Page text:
To launch it, Community First Fund needs both equity seed funding and commitments for initial deposits totaling at least $500,000.
Lancaster County Community Foundation committed $150,000 toward the former over three years. President Sam Bressi said the organization is thrilled to support the venture: "It's an expansion (of Community First's activity) that can help a lot of people in coming years."
Additional support for the startup came from other foundations and investors. More fundraising is planned, Betancourt said.
Community First CEO Betancourt appointed to Fed advisory committee
Dan Betancourt, the president and CEO of Community First Fund, has been tapped to serve on the Community Advisory Council of the Federal Reserve.
The 15-member council was established in 2015. According to the Fed, the council provides input "on relevant policy matters and emerging issues of interest ... with a particular focus on the concerns of low- and moderate-income populations."
Betancourt has led Community First for 22 years. He is one of five new council members; the others are Darlene Lombos, executive secretary-treasurer of the Boston Labor Council; Dr. Laura Murillo, President & CEO of the Houston Hispanic Chamber of Commerce; Arjan Schutte, founder of San Francisco-based Core Innovation Capital; and Kendra Smith, vice president of community health at Bon Secours Mercy Health in Toledo, Ohio.
The council is scheduled to meet twice in 2021, in May and October.
Commitments to make deposits have come from HDC Mid-Atlantic and Community Action Partnership of Lancaster County. The United Way of Lancaster County and the city of Lancaster have both agreed to purchase $100,000 certificates of deposit. The city will most likely tap its enterprise loan fund, a pool of money from state grants that is used for small business development, director of business administration Patrick Hopkins said.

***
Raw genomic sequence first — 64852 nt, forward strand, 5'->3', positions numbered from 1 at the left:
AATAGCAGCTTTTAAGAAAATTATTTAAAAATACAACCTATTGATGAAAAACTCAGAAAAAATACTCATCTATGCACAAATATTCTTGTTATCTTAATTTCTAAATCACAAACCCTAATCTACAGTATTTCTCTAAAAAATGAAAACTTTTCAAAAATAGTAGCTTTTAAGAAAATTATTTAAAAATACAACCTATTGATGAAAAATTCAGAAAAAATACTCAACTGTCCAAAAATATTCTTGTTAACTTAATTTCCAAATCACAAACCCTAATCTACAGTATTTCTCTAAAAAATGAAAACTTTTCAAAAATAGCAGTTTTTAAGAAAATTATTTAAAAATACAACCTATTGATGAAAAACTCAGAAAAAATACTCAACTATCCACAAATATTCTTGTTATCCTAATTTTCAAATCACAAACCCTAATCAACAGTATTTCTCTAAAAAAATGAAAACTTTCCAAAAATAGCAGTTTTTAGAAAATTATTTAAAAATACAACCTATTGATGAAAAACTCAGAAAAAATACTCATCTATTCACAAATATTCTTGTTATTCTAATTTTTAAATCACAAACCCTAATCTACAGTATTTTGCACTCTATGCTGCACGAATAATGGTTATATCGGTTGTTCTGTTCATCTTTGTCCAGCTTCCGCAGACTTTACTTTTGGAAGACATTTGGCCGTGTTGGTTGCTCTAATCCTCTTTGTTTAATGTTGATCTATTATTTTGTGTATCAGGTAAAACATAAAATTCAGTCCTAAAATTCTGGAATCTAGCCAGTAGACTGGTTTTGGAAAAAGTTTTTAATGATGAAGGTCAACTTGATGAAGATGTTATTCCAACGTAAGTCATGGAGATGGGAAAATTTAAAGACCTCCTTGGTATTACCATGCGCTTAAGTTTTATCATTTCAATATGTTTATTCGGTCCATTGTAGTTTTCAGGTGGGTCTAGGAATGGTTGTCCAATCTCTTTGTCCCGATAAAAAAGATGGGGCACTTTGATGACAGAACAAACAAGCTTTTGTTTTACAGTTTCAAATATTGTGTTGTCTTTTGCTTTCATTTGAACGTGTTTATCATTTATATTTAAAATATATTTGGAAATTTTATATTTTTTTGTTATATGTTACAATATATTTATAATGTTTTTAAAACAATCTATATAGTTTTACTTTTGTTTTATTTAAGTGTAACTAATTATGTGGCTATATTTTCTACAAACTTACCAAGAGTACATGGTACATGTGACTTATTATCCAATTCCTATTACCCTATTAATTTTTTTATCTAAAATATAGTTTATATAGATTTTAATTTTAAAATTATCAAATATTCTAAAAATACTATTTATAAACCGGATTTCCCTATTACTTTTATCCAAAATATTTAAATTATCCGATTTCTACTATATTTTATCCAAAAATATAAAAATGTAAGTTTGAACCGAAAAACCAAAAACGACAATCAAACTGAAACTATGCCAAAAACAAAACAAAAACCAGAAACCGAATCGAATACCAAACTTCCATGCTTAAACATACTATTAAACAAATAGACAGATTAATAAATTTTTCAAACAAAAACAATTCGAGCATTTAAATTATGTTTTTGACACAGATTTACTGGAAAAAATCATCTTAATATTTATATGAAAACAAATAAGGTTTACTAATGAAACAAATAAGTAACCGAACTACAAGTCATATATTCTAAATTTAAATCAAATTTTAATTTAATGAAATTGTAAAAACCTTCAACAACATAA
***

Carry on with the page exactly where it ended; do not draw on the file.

Also chipping in are three credit unions, including Everence Federal Credit Union. Everence is sponsoring Community First's application and will provide administrative support. Everence's mentoring has been invaluable, Betancourt said.
The remaining $500,000 of Scott's donation will go toward a policy center, the Center for Racial & Economic Equality, slated to open in fall 2021.
Its work will include analyzing the local and regional economy and demographic disparities, determining best practices for building wealth in low-income communities, developing a policy agenda and making the case to legislators and policy officials.
An economic 'ladder'
Kevin Ressler, president and CEO of the United Way of Lancaster County, is vice chair of the Everence credit union's board and is on the steering committee for Community First's credit union.
America has a long, well-documented history of discrimination by financial institutions against Blacks and other minorities. Community First's credit union can help repair the damage done, allowing households and communities to avoid predatory lending and build self-reliance, Ressler said.
Betancourt said he's "off-the-charts excited."
"I can't wait till the day we do that first mortgage," he said.